Now if it was left up to us.  This work of giving out the Gospel from this jar of clay, we would crack.  We would break and fall apart from the stress.  Remember how in vs 7 this was to show God's power.  It is God who holds it all together.  His strength, his power hold the jar together, after all He made it.    He kept Paul together, He keeps our missionaries together, He will keep us in one piece.  So, His treasure, the Gospel will continue to spread through this world, his power is moving it along from Paul right on down the line.

Look what God does for Paul, this jar of clay in vs 8-9.

Does the work of an apostle sound easy?  Is it easy to be a witness for Jesus, to tell people the Gospel?
Not usually.  Sometimes it's severe hardship.  Paul knew something about that, read 2 Corinthians 11:16-33, in this same letter.  Sometimes with us it's not hardship or persecution,  it's just us not wanting to offend, maybe scared, or worried about what people will think.  God will give the strength and the courage.   

The struggles of being a Gospel spreading Christian are real.  You may have experienced struggles yourself, if not read some biographies about missionaries or gospel workers.  It is a burden for the lost and a trust in God's provision that motivates.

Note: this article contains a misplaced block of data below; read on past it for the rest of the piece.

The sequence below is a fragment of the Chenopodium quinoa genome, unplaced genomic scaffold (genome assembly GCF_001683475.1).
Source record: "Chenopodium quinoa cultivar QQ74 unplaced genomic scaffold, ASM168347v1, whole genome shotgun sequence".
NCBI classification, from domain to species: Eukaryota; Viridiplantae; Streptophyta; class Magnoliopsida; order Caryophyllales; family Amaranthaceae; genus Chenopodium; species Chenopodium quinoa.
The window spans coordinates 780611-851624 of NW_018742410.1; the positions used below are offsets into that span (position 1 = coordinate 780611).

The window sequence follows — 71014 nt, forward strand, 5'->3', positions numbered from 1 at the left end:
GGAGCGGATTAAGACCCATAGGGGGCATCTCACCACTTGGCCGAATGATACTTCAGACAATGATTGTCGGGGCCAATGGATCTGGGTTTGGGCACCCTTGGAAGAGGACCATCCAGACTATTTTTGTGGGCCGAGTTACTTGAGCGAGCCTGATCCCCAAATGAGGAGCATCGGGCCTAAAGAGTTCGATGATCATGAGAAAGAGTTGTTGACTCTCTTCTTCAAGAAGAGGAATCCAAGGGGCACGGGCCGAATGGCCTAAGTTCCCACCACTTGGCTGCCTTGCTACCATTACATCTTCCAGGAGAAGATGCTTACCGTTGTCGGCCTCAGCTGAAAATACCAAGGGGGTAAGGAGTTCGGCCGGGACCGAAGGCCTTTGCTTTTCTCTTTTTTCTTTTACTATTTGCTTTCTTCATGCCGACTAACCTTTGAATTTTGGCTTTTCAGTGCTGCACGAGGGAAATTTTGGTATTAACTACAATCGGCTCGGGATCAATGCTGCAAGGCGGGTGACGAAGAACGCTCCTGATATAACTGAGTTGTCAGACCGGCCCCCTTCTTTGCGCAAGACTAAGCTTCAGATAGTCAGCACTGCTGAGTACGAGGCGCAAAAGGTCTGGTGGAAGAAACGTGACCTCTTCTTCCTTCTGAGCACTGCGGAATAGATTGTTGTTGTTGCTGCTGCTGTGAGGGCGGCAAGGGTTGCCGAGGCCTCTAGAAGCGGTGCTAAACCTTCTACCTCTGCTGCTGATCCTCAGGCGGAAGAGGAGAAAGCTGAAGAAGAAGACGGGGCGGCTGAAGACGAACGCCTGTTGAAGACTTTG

It is God that keeps His workers in one piece. It is his plan to show His power. It is His strength not ours. 

I don't care how tough we think we are, we will crack.  Only God prevents it and does it faithfully.  We don't need to wonder if He might help us to give out the treasure.  He will help us.  God chose weak vessels to give out His treasure to other weak vessels.

The point here is God holds us together to to do the work he has called us to do, that is to tell people about Jesus.

I need to bring this to a close but I want you to see a few more things like vs 15. 

Friends, Paul is not around anymore, maybe the person who gave you the treasure, who told you about the Savior, is not around anymore, but grace is reaching more and more people.  It does because it is through these jars of clay that God shows His power, and His glory and this treasure that He wants out in the world goes forth.
A few points for you to think on.
-We are weak jars of clay, but God is exceedingly powerful
-We have a treasure to give, the Gospel of Jesus Christ.
-It's all about God's power and glory.

Lets read vs 16-18 to close.

We press on. We fix our eyes on the eternal.